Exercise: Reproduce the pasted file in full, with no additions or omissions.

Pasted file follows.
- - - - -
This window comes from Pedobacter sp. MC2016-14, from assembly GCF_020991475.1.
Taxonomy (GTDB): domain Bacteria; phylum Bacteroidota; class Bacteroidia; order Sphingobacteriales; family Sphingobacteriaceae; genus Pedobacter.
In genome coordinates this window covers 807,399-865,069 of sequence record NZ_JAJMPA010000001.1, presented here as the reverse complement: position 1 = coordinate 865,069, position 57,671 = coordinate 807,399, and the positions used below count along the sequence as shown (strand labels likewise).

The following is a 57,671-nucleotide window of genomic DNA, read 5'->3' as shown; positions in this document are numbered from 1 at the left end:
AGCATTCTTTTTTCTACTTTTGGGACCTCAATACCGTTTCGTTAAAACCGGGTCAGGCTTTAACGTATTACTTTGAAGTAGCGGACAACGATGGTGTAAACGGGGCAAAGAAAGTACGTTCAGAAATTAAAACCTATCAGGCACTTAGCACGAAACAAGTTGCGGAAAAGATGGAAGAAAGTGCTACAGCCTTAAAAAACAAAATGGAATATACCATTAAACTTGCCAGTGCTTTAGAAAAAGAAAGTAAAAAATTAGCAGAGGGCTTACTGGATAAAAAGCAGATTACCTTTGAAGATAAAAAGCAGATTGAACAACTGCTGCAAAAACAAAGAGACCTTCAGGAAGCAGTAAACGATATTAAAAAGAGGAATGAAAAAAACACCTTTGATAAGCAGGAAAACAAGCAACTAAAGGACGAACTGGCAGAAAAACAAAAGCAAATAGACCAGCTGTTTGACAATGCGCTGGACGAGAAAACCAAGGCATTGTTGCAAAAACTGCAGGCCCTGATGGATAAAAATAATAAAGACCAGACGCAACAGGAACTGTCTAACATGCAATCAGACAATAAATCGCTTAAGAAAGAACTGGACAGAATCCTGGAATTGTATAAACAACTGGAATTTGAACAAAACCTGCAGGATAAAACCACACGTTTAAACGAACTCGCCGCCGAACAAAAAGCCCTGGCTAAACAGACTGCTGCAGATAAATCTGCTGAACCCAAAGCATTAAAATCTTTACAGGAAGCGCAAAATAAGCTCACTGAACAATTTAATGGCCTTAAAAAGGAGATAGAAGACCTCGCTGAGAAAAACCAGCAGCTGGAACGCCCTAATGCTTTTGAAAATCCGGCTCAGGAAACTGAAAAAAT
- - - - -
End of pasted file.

This window comes from Pedobacter sp. MC2016-14, from assembly GCF_020991475.1.
Taxonomy (GTDB): domain Bacteria; phylum Bacteroidota; class Bacteroidia; order Sphingobacteriales; family Sphingobacteriaceae; genus Pedobacter.
In genome coordinates this window covers 807,399-865,069 of sequence record NZ_JAJMPA010000001.1, presented here as the reverse complement: position 1 = coordinate 865,069, position 57,671 = coordinate 807,399, and the positions used below count along the sequence as shown (strand labels likewise).

The following is a 57,671-nucleotide window of genomic DNA, read 5'->3' as shown; positions in this document are numbered from 1 at the left end:
AGCATTCTTTTTTCTACTTTTGGGACCTCAATACCGTTTCGTTAAAACCGGGTCAGGCTTTAACGTATTACTTTGAAGTAGCGGACAACGATGGTGTAAACGGGGCAAAGAAAGTACGTTCAGAAATTAAAACCTATCAGGCACTTAGCACGAAACAAGTTGCGGAAAAGATGGAAGAAAGTGCTACAGCCTTAAAAAACAAAATGGAATATACCATTAAACTTGCCAGTGCTTTAGAAAAAGAAAGTAAAAAATTAGCAGAGGGCTTACTGGATAAAAAGCAGATTACCTTTGAAGATAAAAAGCAGATTGAACAACTGCTGCAAAAACAAAGAGACCTTCAGGAAGCAGTAAACGATATTAAAAAGAGGAATGAAAAAAACACCTTTGATAAGCAGGAAAACAAGCAACTAAAGGACGAACTGGCAGAAAAACAAAAGCAAATAGACCAGCTGTTTGACAATGCGCTGGACGAGAAAACCAAGGCATTGTTGCAAAAACTGCAGGCCCTGATGGATAAAAATAATAAAGACCAGACGCAACAGGAACTGTCTAACATGCAATCAGACAATAAATCGCTTAAGAAAGAACTGGACAGAATCCTGGAATTGTATAAACAACTGGAATTTGAACAAAACCTGCAGGATAAAACCACACGTTTAAACGAACTCGCCGCCGAACAAAAAGCCCTGGCTAAACAGACTGCTGCAGATAAATCTGCTGAACCCAAAGCATTAAAATCTTTACAGGAAGCGCAAAATAAGCTCACTGAACAATTTAATGGCCTTAAAAAGGAGATAGAAGACCTCGCTGAGAAAAACCAGCAGCTGGAACGCCCTAATGCTTTTGAAAATCCGGCTCAGGAAACTGAAAAAAT